Le Duc

Having just landed in Paris, still without a lunch reservation for Saturday, the choice was easy – trying to get a table at Le Duc, since we were already very convinced by our dear Aiste’s (Luxeat) recommendations and praises for a long time now.

A call from our concierge, and 10 minutes of Uber after, we were standing outside a gastronomic institution, open in 1967 by the Minchelli brothers, nothing or few changed since then (and in this case, that is a very positive point). Let’s see, the Le Duc was one of the first restaurants to exclusively dedicate itself to sea produce, and in the birth of the Nouvelle Cuisine, these brothers revolutionized the way of cooking and serving fish, saving it from diving in thick and heavy sauces, and from being overcooked. Probably also the first to put up raw fish in the city.

The decoration, idealized by Slavik (the Lázaro Violán of the Parisian restaurants from the 70’s), takes us to a classic luxury yacht, a weird way to make us travel to the golden years of the south coast of France.

If the interior can be considered oldfashioned, it also gives it enchantment, when you walk through the door you feel you’re really experiencing Paris, as a good and refined Parisian would. And that’s what you get at the table, surrounded by usual clients, from the French political and high society scene, the majority almost retired, and few tourists, bless the guides that so often forget to honor the true temples of the haute cuisine! Yes, because haute cuisine is also subtlety, care, and super high quality product, as it was presented to us here during our visit.

Warm periwinkles as appetizers

We were readily welcomed and soon announced in a seafood restaurant with freshly cooked periwinkles, full of flavor and perfectly cooked, a good omen for the following dishes. Then, mandatory being in Paris and in a classic restaurant, the bread, and the butter; pressed butter with the name of the restaurant, by the books, and a great bread to go with it, making it hard to concentrate in reading the menu.

We ended up opting for the lunch menu (55€: two starters, a main and a dessert), revealing a good option, even if I ended up flirting with the crawfish from the table next to us – another good reason to come back.

Seabass and Salmon Tartar
Plated in a small silver bowl, the tartar was even more precious than the piece it was served in. Perfect cuts, super high quality fish and good seasoning. Simply a perfect dish, I could easily eat everyday and not get tired!

Salmon au naturel 
A carpaccio of Scotish salmon, simply sprinkled with a dash of olive oil and capers. Rich, unctuous, and full of flavor, showing what can and should be a true salmon.

Oysters  
Slightly cooked oysters until open and warm, with a buttery and fresh sauce, and flawless flavor. Product, product, product!

Fried squid
Perfection can be as simple as these little squids, brilliantly fried, crunchy, and with a light kick of spice from the espelette pepper, contrasting nicely with the acidity and the freshness of the lemon. Addictive!

 Surmullets and Seabass with lime
Followed some great surmullets, which looked a bit overcooked but when tasted they were immaculate, allowing us to taste their unique flavor, which makes me like this fish so much.

The seabass dish is one of the classics at Le Duc, with thin fillets of seabass being cooked in the hot plate and combined with a light butter and lime juice sauce.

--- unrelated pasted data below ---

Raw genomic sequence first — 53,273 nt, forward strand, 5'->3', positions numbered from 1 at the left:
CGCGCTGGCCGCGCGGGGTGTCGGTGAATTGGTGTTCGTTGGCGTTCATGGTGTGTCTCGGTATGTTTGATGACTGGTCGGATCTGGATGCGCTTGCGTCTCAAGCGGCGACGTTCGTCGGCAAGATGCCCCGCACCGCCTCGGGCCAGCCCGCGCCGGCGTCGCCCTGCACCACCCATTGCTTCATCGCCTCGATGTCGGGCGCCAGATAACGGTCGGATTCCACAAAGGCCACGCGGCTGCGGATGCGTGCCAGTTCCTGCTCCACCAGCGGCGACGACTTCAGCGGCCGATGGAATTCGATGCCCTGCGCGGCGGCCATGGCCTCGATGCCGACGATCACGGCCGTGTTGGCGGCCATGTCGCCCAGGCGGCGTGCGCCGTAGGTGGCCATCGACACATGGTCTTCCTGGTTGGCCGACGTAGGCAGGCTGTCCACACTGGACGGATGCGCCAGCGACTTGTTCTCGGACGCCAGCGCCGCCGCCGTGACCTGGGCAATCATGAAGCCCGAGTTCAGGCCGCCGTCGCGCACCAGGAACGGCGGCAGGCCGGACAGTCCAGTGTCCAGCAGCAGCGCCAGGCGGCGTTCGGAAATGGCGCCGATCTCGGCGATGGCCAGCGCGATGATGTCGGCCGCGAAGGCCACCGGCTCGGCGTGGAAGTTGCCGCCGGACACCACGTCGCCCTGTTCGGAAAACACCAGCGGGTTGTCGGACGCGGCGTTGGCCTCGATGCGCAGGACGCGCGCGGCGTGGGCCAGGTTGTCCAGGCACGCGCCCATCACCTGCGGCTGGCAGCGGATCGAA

Two great dishes, very well paired with a black rice of excellent flavor and celery gratin, which texture and flavor revealed as a nice surprise.

Baba au Rhum
The time came to choose a dessert, and the famous dessert cart arriving at the table made us think a bit more than needed about the options. In a Parisian classic like Le Duc, the Baba au Rhum was mandatory. A generous slice and nicely drizzled – the bottle stays on the table in case you didn’t use enough! High score to the texture and flavor, with an excellent whipped cream.

And yes, my alcohol levels went past the recommended after the dessert!

And speaking of alcohol, the wine list follows the excellence of the menu (and the prices!) where there’s room for the great French wines, especially from Burgundy, pairing perfectly with the cuisine and the refined products. We went for a Roully 1er cru of Olivier Leflaive from 2013 (50€), that kept up to the dishes tasted.

The service is also classic and refined by the years of experience, where the younger elements were certainly well taught by the previous generations.

The always delicate petit four to end the meal 

Final Remarks
Le Duc is one of those restaurants that stays off the spotlights and the media, there’s not a celebrity running it, and it doesn’t direct the majority of its budget to public relations or marketing. The scheme here is pleasing the clients, the majority being usuals, presenting them the best products in the market, simply and purely prepared, enhancing all their features, as the Minchelli did in the past, and nowadays, chefs all around the world recreate, even not knowing who was behind the creation of the method, in reality, more of a philosophy.

Nowadays the kitchen is in the hands of Pascal Hélard, who continues to draw the future with all the emphasis in the produce and an aesthetic simplicity so refined it looks like a Japanese master runs the place. Surely one of the best fish restaurants around the city, and one of those spaces you go to as a shelter, where tradition remains still and the product is the hero!

Now, we must return one day!

Le Duc
Average price: 100€ per guest without wines (lunch menu: 55€)
Boulevard Raspail, 243 – Paris
+33 1 43 20 96 30 

Versão Portuguesa

Photos: Flavors & Senses

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